Iraqi Prime Minister Haider al-Abadi
Iraq’s Prime Minister Haider Al-Abadi declared the heavily fortified Green Zone, open to the Iraqi public Sunday after 12 years. Pictured:Iraqi Prime Minister Haider al-Abadi addresses attendees during the 70th session of the United Nations General Assembly at the U.N. Headquarters in New York, Sept.30, 2015. Reuters/Eduardo Munoz

Iraq’s Prime Minister Haider Al-Abadi declared the heavily fortified Green Zone in the capital Baghdad open to the public Sunday after 12 years. The move is part of a reform drive prompted by greater demands from Iraqi citizens for transparency in public affairs, Reuters reported.

The Green Zone -- a four square mile compound on the west bank of the Tigris River -- houses government buildings and foreign embassies, including that of the United States. The complex is characterized by high walls and barbed wires, and heavily monitored checkpoints. It also shelters former ruler Saddam Hussein’s palaces and was converted into an administrative headquarters for the coalition forces following the U.S.-led invasion of Iraq in 2003, according to CBS News. Since then, the compound has been declared off limits to the general public.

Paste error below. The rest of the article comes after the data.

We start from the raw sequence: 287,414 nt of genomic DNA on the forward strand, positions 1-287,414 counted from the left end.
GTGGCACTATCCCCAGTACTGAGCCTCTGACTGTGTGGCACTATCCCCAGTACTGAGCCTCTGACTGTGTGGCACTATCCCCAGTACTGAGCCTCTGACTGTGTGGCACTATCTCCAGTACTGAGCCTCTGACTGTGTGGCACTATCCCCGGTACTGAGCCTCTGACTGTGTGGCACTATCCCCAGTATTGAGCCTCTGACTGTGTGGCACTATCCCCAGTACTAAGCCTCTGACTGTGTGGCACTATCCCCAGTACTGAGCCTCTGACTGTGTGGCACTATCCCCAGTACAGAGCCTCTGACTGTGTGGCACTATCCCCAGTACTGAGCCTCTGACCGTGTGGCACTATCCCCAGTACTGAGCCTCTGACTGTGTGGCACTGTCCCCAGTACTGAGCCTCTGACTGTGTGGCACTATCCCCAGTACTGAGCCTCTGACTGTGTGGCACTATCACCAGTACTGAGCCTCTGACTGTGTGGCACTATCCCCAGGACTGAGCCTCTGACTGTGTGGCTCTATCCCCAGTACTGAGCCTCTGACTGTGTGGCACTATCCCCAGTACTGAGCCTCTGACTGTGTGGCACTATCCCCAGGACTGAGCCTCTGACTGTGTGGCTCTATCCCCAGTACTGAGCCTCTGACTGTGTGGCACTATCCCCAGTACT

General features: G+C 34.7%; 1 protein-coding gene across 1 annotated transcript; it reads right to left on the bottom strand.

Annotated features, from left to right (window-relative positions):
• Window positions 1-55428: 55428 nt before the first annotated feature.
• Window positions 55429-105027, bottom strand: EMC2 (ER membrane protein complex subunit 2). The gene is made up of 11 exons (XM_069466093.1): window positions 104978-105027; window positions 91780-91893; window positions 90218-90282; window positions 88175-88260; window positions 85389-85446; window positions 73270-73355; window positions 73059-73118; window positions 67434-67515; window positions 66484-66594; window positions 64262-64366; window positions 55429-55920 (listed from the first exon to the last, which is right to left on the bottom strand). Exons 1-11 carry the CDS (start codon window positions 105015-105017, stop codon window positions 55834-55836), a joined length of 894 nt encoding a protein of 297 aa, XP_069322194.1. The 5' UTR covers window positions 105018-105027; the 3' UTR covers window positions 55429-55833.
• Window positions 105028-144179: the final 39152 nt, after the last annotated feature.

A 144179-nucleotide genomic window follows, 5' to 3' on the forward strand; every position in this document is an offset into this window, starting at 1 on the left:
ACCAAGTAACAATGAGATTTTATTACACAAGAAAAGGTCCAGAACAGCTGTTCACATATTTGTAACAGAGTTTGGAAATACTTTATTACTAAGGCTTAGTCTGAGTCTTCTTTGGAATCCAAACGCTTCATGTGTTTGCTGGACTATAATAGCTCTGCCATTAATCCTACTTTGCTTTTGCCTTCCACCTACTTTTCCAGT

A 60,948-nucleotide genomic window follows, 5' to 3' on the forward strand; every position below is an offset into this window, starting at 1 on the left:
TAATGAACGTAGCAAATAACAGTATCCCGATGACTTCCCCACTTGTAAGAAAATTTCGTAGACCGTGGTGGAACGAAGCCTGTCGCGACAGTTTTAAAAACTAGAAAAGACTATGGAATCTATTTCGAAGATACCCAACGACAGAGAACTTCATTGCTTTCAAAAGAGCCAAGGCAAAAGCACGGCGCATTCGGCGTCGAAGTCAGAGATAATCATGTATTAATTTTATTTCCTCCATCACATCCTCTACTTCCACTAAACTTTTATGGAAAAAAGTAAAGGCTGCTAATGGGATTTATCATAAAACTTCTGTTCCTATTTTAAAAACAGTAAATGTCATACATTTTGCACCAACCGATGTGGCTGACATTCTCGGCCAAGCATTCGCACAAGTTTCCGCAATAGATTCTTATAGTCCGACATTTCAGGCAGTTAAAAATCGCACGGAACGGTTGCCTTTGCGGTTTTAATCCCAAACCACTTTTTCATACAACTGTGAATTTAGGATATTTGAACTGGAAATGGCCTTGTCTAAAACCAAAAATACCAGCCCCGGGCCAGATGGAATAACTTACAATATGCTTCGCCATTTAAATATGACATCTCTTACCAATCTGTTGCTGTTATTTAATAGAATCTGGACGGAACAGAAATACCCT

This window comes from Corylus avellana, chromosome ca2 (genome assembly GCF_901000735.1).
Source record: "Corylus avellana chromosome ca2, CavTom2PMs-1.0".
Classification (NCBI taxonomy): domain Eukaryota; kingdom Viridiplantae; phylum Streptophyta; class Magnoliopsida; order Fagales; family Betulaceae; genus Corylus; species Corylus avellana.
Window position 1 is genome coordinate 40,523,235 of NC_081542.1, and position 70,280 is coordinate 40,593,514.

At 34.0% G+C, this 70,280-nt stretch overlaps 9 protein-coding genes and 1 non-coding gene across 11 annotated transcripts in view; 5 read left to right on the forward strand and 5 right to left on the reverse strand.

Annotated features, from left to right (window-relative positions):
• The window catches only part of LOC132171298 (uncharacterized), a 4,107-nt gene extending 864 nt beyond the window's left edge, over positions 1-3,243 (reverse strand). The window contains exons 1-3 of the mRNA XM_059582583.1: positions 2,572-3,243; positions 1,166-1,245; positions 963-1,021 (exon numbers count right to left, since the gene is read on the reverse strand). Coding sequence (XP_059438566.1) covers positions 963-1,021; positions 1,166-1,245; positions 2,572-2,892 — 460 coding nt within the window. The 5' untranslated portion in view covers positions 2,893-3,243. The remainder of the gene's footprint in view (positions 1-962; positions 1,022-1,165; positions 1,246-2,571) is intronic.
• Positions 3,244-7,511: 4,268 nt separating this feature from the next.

“Opening the Green Zone is one of the procedures we promised our people. We are moving ahead with our reforms and we will not step back," Abadi tweeted, according to Reuters. Abadi, however, added that not all restrictions have been revoked, and some streets within the Green Zone would require a special pass to enter, BBC reported.

"Army special forces in coordination with Baghdad's security operation will make sure security will be maintained to prevent any terrorist attacks," Iraqi Interior Ministry spokesman Brigadier Gen. Saad Maan reportedly said.

According to Saad al-Hadithi, a spokesman for the prime minister, Abadi personally welcomed some citizens as they entered the Green Zone Sunday through the newly opened gates, Reuters reported.

Baghdad has seen weeks of protests against the government over poor services and abuses of power, and the latest move is likely to ease some tensions since the fortified area is widely seen as a symbol of disconnect between the Iraqi people and the government.